Is training and accreditation the key to upskilling security personnel?
As the security landscape continues to change, skilled professionals are becoming essential.
A recent survey we took of the Australian Security Market found that when it came to challenges facing the industry many respondents identified keeping up-to-date with new technology as an ongoing challenge. Lack of qualified staff was also mentioned, as was educating customers on the benefits and value of security to their business. Upskilling
These findings suggest a need for better training and accreditation of personnel within the Australian security industry to ensure staff have the skills required to respond to an increasing number of threats and to apply their knowledge in a dynamic environment.
A changing security landscape – in which both digital and physical threats are commonplace and quite often integrated – presents a new challenge for security personnel that will require new knowledge across a range of different environments and platforms.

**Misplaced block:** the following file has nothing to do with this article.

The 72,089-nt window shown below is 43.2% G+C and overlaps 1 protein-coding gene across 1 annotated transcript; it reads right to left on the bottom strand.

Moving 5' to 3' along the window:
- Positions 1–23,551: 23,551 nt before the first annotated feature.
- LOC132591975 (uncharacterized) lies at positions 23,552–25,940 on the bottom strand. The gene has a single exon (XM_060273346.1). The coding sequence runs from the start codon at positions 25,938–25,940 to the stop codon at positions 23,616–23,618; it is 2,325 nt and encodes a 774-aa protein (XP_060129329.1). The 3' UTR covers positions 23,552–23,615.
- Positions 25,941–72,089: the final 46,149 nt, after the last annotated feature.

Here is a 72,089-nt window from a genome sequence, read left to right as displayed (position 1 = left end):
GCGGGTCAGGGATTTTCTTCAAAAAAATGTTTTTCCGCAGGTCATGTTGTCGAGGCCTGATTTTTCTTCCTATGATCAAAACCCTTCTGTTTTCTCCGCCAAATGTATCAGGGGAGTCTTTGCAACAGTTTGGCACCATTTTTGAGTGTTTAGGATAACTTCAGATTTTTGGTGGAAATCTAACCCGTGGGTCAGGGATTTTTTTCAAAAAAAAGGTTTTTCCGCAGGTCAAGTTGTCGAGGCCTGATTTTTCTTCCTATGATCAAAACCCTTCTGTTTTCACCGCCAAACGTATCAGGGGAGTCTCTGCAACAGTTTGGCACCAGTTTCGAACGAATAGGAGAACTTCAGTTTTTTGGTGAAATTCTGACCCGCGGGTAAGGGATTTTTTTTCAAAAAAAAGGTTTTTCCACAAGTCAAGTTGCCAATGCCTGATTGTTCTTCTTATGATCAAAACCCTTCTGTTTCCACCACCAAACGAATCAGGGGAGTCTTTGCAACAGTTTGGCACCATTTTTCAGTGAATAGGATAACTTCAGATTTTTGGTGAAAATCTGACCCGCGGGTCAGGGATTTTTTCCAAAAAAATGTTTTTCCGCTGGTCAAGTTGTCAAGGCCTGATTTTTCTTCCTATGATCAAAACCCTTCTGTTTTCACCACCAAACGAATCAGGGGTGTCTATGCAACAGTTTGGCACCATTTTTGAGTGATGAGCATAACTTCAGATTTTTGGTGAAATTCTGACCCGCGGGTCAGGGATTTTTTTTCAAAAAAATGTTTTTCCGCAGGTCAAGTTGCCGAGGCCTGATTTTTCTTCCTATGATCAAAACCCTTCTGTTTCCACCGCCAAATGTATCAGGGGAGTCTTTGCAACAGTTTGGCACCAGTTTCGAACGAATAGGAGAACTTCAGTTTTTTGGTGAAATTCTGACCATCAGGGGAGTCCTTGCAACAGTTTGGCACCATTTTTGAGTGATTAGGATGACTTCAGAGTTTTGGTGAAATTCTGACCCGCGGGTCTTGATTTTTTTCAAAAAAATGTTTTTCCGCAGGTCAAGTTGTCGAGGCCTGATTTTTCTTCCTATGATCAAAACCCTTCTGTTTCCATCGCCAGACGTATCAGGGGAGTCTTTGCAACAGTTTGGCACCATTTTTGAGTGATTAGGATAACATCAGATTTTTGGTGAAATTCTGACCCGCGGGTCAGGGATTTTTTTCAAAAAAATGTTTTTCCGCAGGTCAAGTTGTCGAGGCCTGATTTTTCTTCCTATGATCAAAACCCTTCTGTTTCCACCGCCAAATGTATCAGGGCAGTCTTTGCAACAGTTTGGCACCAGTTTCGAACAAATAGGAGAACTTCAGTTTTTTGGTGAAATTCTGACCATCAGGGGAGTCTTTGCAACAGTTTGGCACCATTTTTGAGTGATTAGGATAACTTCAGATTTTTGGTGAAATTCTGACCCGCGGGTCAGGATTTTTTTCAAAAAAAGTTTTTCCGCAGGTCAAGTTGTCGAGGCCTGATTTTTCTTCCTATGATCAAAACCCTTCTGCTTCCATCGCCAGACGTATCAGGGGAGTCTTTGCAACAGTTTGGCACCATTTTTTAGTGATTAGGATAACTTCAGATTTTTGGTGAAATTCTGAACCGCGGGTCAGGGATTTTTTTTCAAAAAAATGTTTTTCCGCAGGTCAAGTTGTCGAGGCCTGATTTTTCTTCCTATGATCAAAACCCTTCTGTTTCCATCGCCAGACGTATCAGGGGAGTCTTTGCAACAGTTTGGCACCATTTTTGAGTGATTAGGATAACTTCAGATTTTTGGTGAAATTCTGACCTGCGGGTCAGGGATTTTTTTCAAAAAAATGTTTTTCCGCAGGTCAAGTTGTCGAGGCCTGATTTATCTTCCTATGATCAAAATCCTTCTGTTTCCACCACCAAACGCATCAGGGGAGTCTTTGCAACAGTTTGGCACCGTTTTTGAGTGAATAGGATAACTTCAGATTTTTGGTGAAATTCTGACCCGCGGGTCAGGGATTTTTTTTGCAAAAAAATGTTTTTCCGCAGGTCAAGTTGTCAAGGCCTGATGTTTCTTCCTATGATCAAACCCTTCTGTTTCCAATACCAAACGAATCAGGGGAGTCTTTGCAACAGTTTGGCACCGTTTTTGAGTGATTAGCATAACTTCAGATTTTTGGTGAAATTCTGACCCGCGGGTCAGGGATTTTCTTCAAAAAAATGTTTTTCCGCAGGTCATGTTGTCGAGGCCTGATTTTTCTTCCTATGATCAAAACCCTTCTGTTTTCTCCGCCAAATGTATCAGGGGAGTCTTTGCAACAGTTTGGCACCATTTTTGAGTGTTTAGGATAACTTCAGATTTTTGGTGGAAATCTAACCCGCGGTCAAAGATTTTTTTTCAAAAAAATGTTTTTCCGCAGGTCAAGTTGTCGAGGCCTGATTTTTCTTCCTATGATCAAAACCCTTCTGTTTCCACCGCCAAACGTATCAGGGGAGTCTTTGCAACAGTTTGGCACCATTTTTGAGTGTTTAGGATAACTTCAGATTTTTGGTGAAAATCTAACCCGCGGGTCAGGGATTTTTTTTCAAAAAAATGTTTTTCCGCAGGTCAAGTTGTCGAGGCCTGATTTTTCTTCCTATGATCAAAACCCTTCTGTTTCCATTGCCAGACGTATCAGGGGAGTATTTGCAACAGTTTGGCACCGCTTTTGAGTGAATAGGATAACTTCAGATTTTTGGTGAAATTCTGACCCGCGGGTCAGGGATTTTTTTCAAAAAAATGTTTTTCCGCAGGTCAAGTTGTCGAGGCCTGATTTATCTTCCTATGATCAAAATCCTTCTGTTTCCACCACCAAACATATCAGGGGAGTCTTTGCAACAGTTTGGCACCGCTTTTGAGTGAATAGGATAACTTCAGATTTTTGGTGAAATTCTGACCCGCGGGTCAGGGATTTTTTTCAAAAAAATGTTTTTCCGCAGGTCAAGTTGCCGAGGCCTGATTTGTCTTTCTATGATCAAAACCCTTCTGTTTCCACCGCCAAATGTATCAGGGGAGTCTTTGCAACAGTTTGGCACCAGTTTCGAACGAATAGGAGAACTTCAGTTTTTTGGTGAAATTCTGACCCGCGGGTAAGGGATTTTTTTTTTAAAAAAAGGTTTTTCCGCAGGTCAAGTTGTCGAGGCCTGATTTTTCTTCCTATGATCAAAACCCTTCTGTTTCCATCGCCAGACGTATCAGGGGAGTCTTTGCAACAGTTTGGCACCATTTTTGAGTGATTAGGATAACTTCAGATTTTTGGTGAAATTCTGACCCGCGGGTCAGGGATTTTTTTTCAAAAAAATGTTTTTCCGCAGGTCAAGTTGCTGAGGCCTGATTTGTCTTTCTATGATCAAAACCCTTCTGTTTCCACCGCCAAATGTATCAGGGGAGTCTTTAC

Some security professionals have called for better regulation of accreditation to meet the demands of a growing industry that will not only be better equipped to deal with a complex security environment now, but also to adapt to new threats in the future.
Better industry-wide collaboration is required to help counteract a growing threat of terrorism and to counteract the threat of international cyber-attack. This can only be achieved with a highly professional security workforce that is also keeping up to date with rapidly changing technology.
Consultation with key government departments involved in Australia’s national security is also vital to ensure the security industry is a key player in protecting the country’s interests and assets, industry experts say.
How best to integrate physical and electronic security is a topic of great importance as professionals grapple with the need to maintain a security presence across multiple operational fronts.
In the respondents’ answers, it was interesting to note that a number of suppliers also suggested the issue of automation replacing personnel as an issue that will present a growing challenge.
There is evidence to indicate that automation will result in fewer personnel. However, as this report will show, automation is also a potential area for growth within the Australian economy. Companies that have the foresight to adopt automated security technologies in coming years can leverage the financial gains this is likely to bring.
How companies will balance the operational advantages of using new technologies such as facial recognition with a need for privacy is still unclear and should also present a challenge to the industry in the next decade.